ANZ steps up in acquisition fin as Asian M&A into Oz revs up
Australia and New Zealand Bank is making a concerted push into acquisition finance in the region as it looks to capitalise on the trend of Asian companies acquiring Australian targets. Underlining the importance of this business, the firm has promoted Damien Ng to head of loan syndications — specialised and acquisition finance.
Sean Joseph, ANZ’s head of global loans and advisory, Asia Pacific, said the lender aimed to build on its strong syndications franchise. Its expansion of specialised finance includes corporate advisory, asset, export and project finance, as well as acquisition finance.
“We already have a strong syndication platform in Asia Pacific, so as a starting point that’s pretty good,” said Joseph.
ANZ is one of the leading loans houses in Asia and last year was ranked second only to Standard Chartered, with 57 deals totalling $7.46bn in G3 currency deals, according to Dealogic.
Joseph said the bank has a two-pronged approach to its strategy — to be more aggressive in underwriting and distribution, and to seek to do more specialised finance business in the countries in which it operates.
ANZ hopes to capture a bigger slice of Asian investment into Australia, business that has helped some of its domestic rivals boost their rankings in Hong Kong and Singapore.
Between 2012-2014, Chinese buyers were the biggest M&A investors from Asia ex-Japan into Australia, accounting for $24.37bn of acquisitions, or half the total activity during the period, according to Dealogic. Singapore followed with $10.06bn, and Hong Kong came next with $5.71bn.
Now, with commodity prices depressed and a weak Australian dollar, plenty of companies are looking like attractive targets. Joseph said firms eyeing Australian assets ranged from Chinese state-owned companies to family-owned businesses in southeast Asia, as well as Japanese companies.
While all the Australian banks have a natural advantage when it comes to advisory and financing services for targets in Australia, ANZ has a head start as it was the first mover in expanding outside Australia seven years ago, said Joseph.
“From an Asian capital perspective we have a much bigger platform to support clients,” he said. “There is no real comparison with other Aussie lenders in our ability to provide technical insight domestically and regionally. We are not just a one-trick pony — for example we have some 2,500 people in Singapore supporting clients in Asia.”
ANZ already has 75 people working in structured finance and global loans and advisory in eight countries. It is looking to incorporate more local talent in Asia, said Joseph. In the last 12 months it has appointed one executive director, two directors and two analysts in its Asian acquisition finance business.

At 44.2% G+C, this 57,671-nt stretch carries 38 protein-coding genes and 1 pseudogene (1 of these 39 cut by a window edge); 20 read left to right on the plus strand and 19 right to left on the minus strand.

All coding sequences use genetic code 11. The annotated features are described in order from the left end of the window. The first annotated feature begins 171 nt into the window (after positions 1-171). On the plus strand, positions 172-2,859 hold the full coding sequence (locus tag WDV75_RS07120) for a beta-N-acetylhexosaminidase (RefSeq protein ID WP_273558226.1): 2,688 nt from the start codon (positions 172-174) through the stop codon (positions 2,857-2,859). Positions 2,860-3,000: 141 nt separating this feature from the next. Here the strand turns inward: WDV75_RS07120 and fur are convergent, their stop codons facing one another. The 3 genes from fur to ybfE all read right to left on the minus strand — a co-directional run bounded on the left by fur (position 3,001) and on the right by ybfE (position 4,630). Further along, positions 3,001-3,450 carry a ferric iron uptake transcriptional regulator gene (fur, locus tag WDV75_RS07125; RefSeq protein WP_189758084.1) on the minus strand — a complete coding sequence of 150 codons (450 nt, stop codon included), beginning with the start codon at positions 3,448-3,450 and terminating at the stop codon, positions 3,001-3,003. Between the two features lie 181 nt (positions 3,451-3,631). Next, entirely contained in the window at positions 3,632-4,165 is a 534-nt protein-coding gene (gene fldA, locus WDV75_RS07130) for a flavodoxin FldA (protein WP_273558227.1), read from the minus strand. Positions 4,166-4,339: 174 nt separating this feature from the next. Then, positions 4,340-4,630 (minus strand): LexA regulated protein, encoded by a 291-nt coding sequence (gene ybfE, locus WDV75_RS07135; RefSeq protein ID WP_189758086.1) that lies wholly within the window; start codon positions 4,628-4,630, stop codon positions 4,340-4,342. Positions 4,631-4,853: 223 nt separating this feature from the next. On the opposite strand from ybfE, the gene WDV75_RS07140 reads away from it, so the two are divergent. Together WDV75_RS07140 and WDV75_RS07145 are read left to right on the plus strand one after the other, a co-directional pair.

This includes Ng, who has been with ANZ for four years and joined the bank after 10 years at Westpac. He was promoted to his new position in December.
Despite the advantages that Joseph said ANZ enjoys in both Asia and Australia, he was restrained about ANZ’s ambitions for growth. “The market is highly competitive and we are realistic about our ability to grow in a considered manner that provides a strategic upside in opportunities for us,” he said. “It is a relationship-led strategy to provide relevant and scalable solutions to our clients and grow in a sustainable kind of way.”
Abundant liquidity in the market means that the biggest concern is not how to grow, but how to do it profitably, said Joseph. He cited HSBC, the Japanese megabanks, DBS and Standard Chartered as big competitors, pointing out that DBS had been especially impressive in its expansion in Asia.
Joseph is also looking at developing the institutional investor market for longer dated debt in Asia, especially out of Australia.
“There is an opportunity to potentially build out institutional investor appetite in structured project finance as well as some of the longer dated deals,” he said. This is because funding power projects with clean/uncovered risk and with maturities of 15-20 years makes institutional investors more suitable candidates than banks.
But the areas where an institutional market is likely to evolve remain those countries that fall into the investment grade category. Australia is a good place to start, with its transparent legal system and strong pipeline of public to private partnership projects over the next 12-18 months.
The bank is also pursuing financing opportunities for private equity sponsored deals, as well as corporate to corporate M&A situations. While Australia, Singapore and to some extent Korea are where the big PE names have largely concentrated their efforts, Joseph said such buyers would become more active in places like China and Hong Kong too.
The bank’s pipeline for such financing is already looking strong, with ANZ involved in over 20 PE sponsored deals at different levels of involvement, from advisory services to actual funding, said Joseph.
“We have a strong market share in loan syndications, but we’ve only started exploring the structured side of the business in Asia, particularly in the leveraged finance space. So if we grow even 1% in terms of market share, we grow revenue exponentially.”